Polaroid Instant 20 Land Camera Shots

As I wrote in this post, my uncle in Ireland sent me his old Polaroid Instant 20 Land Camera which he bought in 1977. Despite its old age, the camera is in great working order so I decided to take it out for a spin around San Jose this weekend.

I loaded up a pack of Polaroid Type 84 film which is a ISO 100 speed black and white square format film. This film expire in 2007 but most of the shots worked out OK. I did have to play with the exposure a bit since the camera doesn't have an ISO 100 setting instead it uses 75 ISO.

Switzer's Receipt For A Polaroid Instant 20 Land Camera

Today I received an old Polaroid camera from my uncle in Ireland. It is a Polaroid Instant 20 Land Camera and comes in its original box with manual and this receipt from Switzers, Dublin.

The receipt is from December 24th, 1977 and is for

  • Instant 20 camera ....  £19.95
  • Double pack of film ....  £6.28
  • 1 box of flashes  ....  £1.34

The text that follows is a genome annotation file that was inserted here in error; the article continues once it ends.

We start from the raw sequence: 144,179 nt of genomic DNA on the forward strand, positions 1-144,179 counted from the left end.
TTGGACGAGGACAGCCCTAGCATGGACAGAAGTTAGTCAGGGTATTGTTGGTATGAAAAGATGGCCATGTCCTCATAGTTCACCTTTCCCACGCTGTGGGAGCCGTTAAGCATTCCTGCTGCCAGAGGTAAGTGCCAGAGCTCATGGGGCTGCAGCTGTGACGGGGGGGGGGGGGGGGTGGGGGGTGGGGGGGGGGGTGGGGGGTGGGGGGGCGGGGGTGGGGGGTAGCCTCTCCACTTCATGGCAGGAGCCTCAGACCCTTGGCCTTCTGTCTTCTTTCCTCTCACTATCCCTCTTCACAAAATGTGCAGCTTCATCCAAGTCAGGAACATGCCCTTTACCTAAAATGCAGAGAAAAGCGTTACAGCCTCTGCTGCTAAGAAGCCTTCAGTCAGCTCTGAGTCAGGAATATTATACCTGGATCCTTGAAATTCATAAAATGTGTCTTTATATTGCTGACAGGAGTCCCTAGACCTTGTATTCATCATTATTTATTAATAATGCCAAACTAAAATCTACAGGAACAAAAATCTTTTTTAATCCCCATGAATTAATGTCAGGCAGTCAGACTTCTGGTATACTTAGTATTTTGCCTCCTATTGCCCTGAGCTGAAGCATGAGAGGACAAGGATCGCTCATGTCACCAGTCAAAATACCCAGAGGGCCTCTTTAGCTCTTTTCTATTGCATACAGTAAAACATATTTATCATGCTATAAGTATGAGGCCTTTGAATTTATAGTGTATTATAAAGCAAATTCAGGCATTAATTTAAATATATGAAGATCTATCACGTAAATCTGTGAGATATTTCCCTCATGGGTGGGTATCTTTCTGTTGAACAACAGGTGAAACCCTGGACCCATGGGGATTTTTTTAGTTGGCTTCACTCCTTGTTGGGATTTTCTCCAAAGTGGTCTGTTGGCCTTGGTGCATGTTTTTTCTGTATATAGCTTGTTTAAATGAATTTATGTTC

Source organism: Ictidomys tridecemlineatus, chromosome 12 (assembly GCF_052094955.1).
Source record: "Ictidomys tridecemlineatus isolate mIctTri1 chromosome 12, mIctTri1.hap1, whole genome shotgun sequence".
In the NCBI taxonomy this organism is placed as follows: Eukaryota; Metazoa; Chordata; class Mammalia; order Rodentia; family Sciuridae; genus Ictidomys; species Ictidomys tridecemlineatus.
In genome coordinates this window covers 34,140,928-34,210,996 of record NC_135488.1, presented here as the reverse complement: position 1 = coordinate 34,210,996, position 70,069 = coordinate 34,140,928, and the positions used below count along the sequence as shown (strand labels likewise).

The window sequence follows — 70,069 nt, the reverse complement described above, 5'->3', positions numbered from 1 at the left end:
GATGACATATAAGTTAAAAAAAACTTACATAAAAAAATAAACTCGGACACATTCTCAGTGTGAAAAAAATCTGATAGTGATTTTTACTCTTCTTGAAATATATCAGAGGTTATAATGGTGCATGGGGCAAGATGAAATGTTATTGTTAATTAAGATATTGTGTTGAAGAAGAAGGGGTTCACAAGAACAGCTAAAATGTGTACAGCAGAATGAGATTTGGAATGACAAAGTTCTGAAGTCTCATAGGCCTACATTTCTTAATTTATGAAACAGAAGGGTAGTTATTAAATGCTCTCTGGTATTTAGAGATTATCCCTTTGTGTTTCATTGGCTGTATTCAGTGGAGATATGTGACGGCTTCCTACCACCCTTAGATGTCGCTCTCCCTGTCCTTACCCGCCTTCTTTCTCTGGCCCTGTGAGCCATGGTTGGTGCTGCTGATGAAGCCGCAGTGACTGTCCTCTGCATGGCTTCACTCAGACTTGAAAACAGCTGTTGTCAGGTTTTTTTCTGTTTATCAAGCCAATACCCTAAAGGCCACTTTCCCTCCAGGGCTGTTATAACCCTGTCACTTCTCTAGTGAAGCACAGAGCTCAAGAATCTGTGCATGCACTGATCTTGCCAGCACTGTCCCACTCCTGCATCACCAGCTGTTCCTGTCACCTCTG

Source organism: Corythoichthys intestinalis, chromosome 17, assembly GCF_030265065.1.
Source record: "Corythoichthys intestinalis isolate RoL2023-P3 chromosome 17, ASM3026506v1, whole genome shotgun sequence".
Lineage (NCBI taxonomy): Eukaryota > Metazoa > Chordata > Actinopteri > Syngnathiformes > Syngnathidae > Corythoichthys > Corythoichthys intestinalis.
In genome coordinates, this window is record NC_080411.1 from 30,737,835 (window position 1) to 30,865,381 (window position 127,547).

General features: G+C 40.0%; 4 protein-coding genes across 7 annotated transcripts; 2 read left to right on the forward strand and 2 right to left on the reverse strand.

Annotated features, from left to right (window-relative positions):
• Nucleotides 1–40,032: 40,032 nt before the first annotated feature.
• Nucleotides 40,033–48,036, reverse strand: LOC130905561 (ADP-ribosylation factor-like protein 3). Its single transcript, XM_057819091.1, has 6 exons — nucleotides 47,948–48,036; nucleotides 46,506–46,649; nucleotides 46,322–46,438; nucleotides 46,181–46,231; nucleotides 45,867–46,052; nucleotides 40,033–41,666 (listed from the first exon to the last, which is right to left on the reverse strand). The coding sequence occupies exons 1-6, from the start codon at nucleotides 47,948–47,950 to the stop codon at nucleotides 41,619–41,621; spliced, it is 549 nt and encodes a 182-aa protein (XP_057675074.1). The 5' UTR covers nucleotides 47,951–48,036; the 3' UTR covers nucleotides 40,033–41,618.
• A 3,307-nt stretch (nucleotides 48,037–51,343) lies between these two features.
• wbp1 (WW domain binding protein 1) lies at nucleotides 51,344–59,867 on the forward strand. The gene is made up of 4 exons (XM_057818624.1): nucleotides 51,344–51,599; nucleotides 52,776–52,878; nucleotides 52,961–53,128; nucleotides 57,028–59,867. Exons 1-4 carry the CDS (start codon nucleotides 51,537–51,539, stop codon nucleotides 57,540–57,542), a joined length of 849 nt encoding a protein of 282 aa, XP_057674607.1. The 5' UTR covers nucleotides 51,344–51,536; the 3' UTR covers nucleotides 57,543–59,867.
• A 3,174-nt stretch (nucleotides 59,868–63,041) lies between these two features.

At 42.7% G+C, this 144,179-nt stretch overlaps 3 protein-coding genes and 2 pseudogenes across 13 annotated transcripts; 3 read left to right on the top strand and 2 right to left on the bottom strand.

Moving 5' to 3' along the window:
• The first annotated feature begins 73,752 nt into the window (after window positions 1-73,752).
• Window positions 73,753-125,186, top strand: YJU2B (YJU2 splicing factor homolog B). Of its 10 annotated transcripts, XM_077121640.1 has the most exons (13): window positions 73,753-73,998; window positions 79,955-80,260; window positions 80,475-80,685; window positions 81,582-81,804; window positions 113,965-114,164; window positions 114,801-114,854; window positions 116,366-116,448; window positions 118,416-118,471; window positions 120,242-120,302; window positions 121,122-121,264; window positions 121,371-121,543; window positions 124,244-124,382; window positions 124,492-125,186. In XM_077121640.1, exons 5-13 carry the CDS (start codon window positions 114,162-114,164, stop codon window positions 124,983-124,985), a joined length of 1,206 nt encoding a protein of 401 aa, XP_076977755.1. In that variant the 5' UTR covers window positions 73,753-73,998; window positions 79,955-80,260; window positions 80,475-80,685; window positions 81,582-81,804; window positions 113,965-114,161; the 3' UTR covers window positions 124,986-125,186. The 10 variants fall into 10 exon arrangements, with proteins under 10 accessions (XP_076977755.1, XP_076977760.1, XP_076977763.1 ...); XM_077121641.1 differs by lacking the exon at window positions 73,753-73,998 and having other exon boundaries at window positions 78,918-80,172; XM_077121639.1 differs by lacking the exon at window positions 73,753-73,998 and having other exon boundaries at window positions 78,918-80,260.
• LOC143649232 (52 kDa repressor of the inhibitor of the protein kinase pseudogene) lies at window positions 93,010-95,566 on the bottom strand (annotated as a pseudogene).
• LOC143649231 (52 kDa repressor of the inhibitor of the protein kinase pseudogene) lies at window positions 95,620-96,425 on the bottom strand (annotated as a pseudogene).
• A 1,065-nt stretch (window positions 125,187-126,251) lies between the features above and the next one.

Over the next few days I will test it out to see if the shutter still works.  If it does I still have a few boxes of type 84 in my fridge which are hopefully still good.


Polaroid Automatic 230 Overview

Over the past few days I have been posting some Polaroid photos taken with a Polaroid Automatic 230 Land Camera. For those of you not familiar with older Polaroid cameras, I thought I'd explain exactly what this camera is.

The Polaroid Automatic 230 Land Camera is a folding pack camera in the  "200 series" available from 1967 to 1969. It has a plastic body with a 114mm f/8.8 glass lens. The camera use 100 series peel apart pack film which is 3 1/4" x 4 1/4" in size. The actual image size is 2 7/8" x 3 3/4" centered on the frame.

The shutter is electronic with speeds from 10 seconds - 1/1200. There is a dial on the lens for exposure compensation of -1 stop to +2 stops.

Focusing is achieved by using a rangefinder that is separate from the viewfinder. The viewfinder assembly is on a hinge that allows for it to be folded down when storing the camera inside its case.

To focus, a lever attached to the bellows is moved left or right and there is a pictogram indicating which way to move for closer focus (a man) or infinity (a man standing in front of a mountain).